South African President Cyril Ramaphosa said on Wednesday that African integration was the key to attracting investment and growing Africa’s respective economies.
Ramaphosa said that African integration speaks to the free movement of people, to the deepening of intra-African trade, and to cooperation across borders on infrastructure development and strengthening the capacity of continental financial institutions such as the African Development Bank to power Africa’s growth.
“In July this year, South Africa joined 44 other countries in signing the African Continental Free Trade Area agreement. The agreement will pave the way for greater inter-regional trade, increased investment, and faster industrialisation,” Ramaphosa said.
“To do this, we must confront some of the perceptions that exist about investing in African countries. There are concerns that barriers to entry are high, the regulatory red tape is overly burdensome, and governance challenges make investing in African economies risky.”
Ramaphosa was delivering a keynote address at the welcome dinner at the Africa Investment Forum organised by the African Development Bank in Johannesburg on Wednesday night. He said that it should not be difficult to do business in Africa as investors often say it has been.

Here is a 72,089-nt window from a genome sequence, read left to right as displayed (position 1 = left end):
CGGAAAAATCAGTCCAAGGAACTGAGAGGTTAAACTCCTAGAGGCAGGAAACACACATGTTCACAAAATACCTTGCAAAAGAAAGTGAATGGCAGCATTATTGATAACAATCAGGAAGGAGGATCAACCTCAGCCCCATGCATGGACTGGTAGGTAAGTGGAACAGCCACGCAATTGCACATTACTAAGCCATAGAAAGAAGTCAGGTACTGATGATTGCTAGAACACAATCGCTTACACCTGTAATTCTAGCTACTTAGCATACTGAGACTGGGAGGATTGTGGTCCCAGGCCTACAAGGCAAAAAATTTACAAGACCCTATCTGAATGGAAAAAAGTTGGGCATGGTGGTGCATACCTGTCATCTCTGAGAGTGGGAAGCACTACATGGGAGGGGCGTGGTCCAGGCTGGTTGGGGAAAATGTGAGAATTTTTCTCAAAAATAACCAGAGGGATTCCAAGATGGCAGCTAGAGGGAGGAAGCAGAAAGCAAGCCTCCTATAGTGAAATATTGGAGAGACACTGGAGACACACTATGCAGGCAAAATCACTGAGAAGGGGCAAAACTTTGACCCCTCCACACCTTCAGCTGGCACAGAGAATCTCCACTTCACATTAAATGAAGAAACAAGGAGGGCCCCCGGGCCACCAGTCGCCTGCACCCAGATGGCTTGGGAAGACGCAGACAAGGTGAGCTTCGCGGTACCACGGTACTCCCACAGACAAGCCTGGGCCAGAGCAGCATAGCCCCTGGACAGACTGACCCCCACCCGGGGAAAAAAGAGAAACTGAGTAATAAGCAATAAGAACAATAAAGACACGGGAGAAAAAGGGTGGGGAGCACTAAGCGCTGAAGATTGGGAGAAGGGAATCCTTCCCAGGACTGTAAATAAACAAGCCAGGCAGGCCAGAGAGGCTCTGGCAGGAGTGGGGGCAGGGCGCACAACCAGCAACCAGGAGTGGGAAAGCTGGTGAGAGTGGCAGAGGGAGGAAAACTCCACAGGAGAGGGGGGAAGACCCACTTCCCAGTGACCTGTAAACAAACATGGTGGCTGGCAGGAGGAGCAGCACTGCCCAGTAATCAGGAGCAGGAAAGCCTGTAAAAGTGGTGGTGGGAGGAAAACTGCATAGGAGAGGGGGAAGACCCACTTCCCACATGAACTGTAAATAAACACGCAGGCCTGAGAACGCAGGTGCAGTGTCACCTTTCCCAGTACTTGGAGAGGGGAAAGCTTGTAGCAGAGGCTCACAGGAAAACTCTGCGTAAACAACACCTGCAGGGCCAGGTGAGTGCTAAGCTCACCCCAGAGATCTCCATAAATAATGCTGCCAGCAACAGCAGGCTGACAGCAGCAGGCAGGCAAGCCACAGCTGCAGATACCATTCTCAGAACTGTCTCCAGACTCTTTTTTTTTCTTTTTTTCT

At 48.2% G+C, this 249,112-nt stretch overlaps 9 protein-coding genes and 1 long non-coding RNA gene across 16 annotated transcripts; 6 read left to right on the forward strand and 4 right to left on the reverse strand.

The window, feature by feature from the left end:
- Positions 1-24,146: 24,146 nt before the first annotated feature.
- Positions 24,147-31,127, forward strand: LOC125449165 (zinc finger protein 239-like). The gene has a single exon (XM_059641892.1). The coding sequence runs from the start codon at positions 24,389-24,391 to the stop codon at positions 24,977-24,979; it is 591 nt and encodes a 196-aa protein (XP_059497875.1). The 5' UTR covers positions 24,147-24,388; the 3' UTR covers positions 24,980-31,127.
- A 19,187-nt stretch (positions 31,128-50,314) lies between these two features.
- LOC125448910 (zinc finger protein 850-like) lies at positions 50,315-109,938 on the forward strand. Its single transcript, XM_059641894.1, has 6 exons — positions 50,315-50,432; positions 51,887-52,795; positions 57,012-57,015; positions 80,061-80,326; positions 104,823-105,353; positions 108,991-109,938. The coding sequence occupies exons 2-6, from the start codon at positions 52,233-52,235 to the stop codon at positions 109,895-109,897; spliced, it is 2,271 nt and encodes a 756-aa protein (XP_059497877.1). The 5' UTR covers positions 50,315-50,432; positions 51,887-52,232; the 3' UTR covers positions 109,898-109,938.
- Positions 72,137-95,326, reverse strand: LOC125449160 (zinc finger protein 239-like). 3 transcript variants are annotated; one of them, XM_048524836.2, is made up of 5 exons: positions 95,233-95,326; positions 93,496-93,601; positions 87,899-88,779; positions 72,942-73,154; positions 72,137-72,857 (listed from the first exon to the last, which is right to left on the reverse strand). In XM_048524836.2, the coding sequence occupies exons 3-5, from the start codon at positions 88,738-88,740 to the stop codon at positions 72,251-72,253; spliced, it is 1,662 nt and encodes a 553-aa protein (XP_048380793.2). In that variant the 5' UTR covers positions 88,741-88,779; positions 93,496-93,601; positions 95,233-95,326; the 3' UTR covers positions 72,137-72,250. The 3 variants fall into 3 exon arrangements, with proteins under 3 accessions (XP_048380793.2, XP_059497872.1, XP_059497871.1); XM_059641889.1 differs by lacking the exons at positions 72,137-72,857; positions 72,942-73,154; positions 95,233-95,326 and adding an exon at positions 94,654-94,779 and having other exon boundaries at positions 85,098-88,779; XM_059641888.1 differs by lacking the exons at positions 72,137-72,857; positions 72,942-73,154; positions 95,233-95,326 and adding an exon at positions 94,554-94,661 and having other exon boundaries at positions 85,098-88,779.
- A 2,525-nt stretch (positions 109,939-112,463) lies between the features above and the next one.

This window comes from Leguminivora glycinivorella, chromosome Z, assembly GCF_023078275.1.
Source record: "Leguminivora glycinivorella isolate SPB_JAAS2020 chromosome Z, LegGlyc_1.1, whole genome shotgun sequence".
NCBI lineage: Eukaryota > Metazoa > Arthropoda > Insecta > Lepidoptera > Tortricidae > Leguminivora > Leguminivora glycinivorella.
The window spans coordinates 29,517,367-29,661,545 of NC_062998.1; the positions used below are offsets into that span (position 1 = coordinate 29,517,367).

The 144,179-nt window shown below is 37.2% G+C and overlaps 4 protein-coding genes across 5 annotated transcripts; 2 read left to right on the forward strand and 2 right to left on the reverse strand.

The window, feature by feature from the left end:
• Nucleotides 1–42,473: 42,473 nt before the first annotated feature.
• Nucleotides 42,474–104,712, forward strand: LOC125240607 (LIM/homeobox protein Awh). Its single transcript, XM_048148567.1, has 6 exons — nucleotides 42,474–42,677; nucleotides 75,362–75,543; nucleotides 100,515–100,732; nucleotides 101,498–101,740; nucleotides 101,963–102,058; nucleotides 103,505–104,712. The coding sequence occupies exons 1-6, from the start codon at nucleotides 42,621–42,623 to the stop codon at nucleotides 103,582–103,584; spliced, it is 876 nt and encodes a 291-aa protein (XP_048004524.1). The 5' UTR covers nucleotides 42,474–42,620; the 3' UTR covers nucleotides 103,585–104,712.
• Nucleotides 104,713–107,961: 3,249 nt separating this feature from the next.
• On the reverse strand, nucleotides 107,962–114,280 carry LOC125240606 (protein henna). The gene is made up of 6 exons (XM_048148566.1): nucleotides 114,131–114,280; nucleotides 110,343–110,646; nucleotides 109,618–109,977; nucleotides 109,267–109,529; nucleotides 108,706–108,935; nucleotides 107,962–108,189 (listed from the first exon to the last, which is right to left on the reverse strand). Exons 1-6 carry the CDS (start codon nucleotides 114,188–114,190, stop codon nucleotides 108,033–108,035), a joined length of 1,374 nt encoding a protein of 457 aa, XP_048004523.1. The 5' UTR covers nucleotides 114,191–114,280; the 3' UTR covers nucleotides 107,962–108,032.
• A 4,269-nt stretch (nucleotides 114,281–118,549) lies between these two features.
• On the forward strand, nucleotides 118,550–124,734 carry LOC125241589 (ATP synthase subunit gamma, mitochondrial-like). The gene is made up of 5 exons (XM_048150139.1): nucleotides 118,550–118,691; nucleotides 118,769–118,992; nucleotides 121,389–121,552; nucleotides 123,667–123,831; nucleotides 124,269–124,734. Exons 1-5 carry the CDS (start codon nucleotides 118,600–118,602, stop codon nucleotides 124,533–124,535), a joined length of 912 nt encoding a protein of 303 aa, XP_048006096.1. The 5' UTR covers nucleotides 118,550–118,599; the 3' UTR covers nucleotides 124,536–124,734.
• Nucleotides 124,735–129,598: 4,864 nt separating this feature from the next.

“If we are to unlock capital flows, we have to develop sound policy and regulatory environments, strengthen our financial institutions, improve governance and deal decisively with corruption. Providing policy certainty and consistency is critical if we are to realise the levels of investment we seek,” Ramaphosa said.
“This is why the African Development Bank should be commended for convening this Forum as a platform of engagement between African governments, the private sector, and continental and international financial institutions.”
Ramaphosa said the Africa Investment Forum was about more than just discussing ways to unlock obstacles to further investment, and bringing tangible, real projects to the table.
“Africa will not be able to raise the U.S$130 billion or more than it needs each year to meet its infrastructure requirements, without massive private sector investment in the continent’s development. It is not only the people of Africa who stand to benefit. Governments and the private sector should form relationships of mutual benefit because Africa holds significant and untapped potential for investors,” Ramaphosa said.
“For investors looking to diversify their portfolios, Africa is a continent where opportunities are immense and the returns on investment are significant – whether it is investing in climate-smart agriculture in Nyando, Kenya; in an automotive manufacturing plant in Port Elizabeth, South Africa; in a hydroelectric dam on the Congo River; or in a tech start-up somewhere on our continent.”
Ramaphosa ended by saying that the Africa Investment Forum will be used to showcase the opportunities that exist in Africa, and to highlight what Africa was doing to remove the bottlenecks that stand in the way of greater investment into its respective countries.